Is flying to crisis zones part of the pilot job?
By Alain Vanalderweireldt, BeCA President
Pilots from nearly every airline are or will be confronted to new go/no go decisions: accepting or refusing to fly to crisis zones, i.e. areas where conflicts or massive pandemics are developing. Just to name a few recent examples: Israel, Ukraine and African countries (Sierra Leone, Liberia, Mali and Guinea). Some airline managements consider it is “part of the pilot job” and their view on that question is that crews cannot refuse to fly to crisis zones. According to them, not accepting to operate such a flight would be considered as refusal to work. But, is this correct?
This strict “mission oriented” vision does not take into consideration the obligation for an employer to take care of his employees’ health and well-being. This basic principle is laid down in Belgian social legislation and the company Prevention and Protection committee is responsible for its implementation. This official body is entitled to produce advice and recommendations on any situation that can potentially affect employees’ health and well-being.
The contribution of pilot representatives within these committees is therefore of paramount importance. They must provide their company with well-documented arguments. By bypassing these recommendations, the employer may engage its responsibility. The difficulty however is to continuously produce relevant and up-to-date advice regarding risk areas operated by the airline.
No go zones vs. risk areas
No go zones are places where flights are restricted or prohibited, usually documented in NOTAMs. Any employee has the right to refuse a duty to a no go zone. In these cases, if a company wants to maintain its flight service, it will have to call for volunteers.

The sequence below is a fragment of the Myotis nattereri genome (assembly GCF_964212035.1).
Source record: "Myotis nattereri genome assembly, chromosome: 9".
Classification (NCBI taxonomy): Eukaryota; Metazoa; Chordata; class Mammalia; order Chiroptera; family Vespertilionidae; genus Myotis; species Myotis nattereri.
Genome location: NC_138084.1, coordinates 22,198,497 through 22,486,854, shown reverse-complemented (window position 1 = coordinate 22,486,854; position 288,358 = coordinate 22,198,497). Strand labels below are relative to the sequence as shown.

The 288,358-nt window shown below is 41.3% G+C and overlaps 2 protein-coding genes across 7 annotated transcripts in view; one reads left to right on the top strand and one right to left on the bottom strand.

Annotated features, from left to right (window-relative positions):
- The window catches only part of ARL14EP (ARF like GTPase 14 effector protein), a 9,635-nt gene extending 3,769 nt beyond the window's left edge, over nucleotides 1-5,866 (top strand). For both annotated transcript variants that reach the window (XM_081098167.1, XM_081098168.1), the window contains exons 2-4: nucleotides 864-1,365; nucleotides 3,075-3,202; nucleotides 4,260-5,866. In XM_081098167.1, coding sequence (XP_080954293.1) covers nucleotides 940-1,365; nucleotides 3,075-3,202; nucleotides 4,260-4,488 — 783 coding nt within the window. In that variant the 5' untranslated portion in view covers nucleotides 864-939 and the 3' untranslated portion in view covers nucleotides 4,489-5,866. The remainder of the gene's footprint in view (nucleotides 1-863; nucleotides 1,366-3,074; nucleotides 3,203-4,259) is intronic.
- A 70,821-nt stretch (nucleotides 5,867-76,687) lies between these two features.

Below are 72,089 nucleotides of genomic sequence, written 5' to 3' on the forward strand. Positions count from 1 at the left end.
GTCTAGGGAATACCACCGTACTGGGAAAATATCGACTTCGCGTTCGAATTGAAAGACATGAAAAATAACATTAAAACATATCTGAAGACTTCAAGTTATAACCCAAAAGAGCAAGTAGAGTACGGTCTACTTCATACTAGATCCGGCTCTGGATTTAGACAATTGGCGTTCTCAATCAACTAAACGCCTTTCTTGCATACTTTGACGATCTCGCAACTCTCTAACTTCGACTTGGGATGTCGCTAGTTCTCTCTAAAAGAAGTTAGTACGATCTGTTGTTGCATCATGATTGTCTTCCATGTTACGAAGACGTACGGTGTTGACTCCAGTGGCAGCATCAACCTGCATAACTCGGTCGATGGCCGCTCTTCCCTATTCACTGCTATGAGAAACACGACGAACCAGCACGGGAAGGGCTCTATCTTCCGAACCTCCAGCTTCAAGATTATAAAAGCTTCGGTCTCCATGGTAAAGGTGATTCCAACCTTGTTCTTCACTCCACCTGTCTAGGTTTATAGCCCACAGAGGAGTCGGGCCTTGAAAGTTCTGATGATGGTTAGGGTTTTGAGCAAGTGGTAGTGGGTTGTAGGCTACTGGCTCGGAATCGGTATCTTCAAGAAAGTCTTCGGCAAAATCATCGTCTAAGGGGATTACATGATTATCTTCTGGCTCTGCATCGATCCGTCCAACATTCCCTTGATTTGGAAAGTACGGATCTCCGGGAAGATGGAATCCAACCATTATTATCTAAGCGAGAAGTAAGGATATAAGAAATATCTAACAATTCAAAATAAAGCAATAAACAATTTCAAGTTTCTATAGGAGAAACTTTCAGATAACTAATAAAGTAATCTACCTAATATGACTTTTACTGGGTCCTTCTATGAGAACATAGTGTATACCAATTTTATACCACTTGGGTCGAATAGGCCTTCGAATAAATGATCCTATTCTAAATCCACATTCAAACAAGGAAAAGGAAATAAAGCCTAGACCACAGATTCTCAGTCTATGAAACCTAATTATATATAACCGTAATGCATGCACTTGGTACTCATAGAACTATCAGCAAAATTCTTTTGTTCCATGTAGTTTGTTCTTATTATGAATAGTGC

In case of emerging armed conflicts or terrorist threats, airline managements will refer to security assessments produced by their own security managers. Their role is to collect information (from National authorities, local security agents, other airlines, etc.) in order to provide a continuously updated risk evaluation to senior airline management. Interestingly, security managers are not directly responsible for their evaluation since they are not post-holders approved by their national CAA.
In case of pandemics, international organizations like WHO and travel advice from Belgian Authorities can be considered as references as the company doctor will have limited access to information.
What does BeCA recommend?
It is our firm standpoint that any pilot (or cabin crew) has the right to refuse to fly to a destination where there are objective health or security concerns. However, this option should not be left to pilots individually, but be part of a collective and well documented advice built and defended by pilot representatives within the company (or at sector level, in coordination with BeCA.
As safety professionals, we must also be aware that human activity and aviation are not risk free. We should therefore avoid falling into the trap of overreaction, which could unnecessarily harm our airlines’ financial situation. In turn, employers must adopt transparent and continuous communication with their pilots and crew representatives on the preventive and mitigation measures regarding operations to crisis zones.